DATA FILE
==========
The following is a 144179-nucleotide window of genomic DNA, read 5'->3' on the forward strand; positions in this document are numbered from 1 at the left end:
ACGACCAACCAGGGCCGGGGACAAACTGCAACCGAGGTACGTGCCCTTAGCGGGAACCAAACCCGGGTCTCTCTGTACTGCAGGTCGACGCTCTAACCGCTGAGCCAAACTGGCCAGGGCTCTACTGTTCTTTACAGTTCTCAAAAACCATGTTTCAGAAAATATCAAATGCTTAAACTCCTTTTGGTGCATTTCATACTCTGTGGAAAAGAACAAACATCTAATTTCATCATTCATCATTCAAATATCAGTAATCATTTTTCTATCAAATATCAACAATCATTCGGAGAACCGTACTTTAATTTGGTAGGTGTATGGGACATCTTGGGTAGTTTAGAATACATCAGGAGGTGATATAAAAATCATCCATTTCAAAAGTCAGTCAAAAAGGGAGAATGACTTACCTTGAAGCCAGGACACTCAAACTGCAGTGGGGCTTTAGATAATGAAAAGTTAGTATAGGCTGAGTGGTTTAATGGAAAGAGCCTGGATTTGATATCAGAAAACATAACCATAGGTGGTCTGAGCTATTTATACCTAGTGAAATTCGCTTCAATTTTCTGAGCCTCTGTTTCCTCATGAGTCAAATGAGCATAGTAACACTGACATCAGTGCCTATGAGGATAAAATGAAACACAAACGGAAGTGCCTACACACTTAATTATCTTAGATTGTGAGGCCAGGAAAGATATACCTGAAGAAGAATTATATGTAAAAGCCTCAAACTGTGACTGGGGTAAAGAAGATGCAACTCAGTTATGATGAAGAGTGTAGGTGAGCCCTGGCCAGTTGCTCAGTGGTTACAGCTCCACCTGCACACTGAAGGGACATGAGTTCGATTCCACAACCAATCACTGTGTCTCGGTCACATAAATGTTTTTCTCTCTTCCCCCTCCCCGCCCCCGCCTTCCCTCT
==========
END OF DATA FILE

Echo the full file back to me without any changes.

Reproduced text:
The following is a 144179-nucleotide window of genomic DNA, read 5'->3' on the forward strand; positions in this document are numbered from 1 at the left end:
ACGACCAACCAGGGCCGGGGACAAACTGCAACCGAGGTACGTGCCCTTAGCGGGAACCAAACCCGGGTCTCTCTGTACTGCAGGTCGACGCTCTAACCGCTGAGCCAAACTGGCCAGGGCTCTACTGTTCTTTACAGTTCTCAAAAACCATGTTTCAGAAAATATCAAATGCTTAAACTCCTTTTGGTGCATTTCATACTCTGTGGAAAAGAACAAACATCTAATTTCATCATTCATCATTCAAATATCAGTAATCATTTTTCTATCAAATATCAACAATCATTCGGAGAACCGTACTTTAATTTGGTAGGTGTATGGGACATCTTGGGTAGTTTAGAATACATCAGGAGGTGATATAAAAATCATCCATTTCAAAAGTCAGTCAAAAAGGGAGAATGACTTACCTTGAAGCCAGGACACTCAAACTGCAGTGGGGCTTTAGATAATGAAAAGTTAGTATAGGCTGAGTGGTTTAATGGAAAGAGCCTGGATTTGATATCAGAAAACATAACCATAGGTGGTCTGAGCTATTTATACCTAGTGAAATTCGCTTCAATTTTCTGAGCCTCTGTTTCCTCATGAGTCAAATGAGCATAGTAACACTGACATCAGTGCCTATGAGGATAAAATGAAACACAAACGGAAGTGCCTACACACTTAATTATCTTAGATTGTGAGGCCAGGAAAGATATACCTGAAGAAGAATTATATGTAAAAGCCTCAAACTGTGACTGGGGTAAAGAAGATGCAACTCAGTTATGATGAAGAGTGTAGGTGAGCCCTGGCCAGTTGCTCAGTGGTTACAGCTCCACCTGCACACTGAAGGGACATGAGTTCGATTCCACAACCAATCACTGTGTCTCGGTCACATAAATGTTTTTCTCTCTTCCCCCTCCCCGCCCCCGCCTTCCCTCT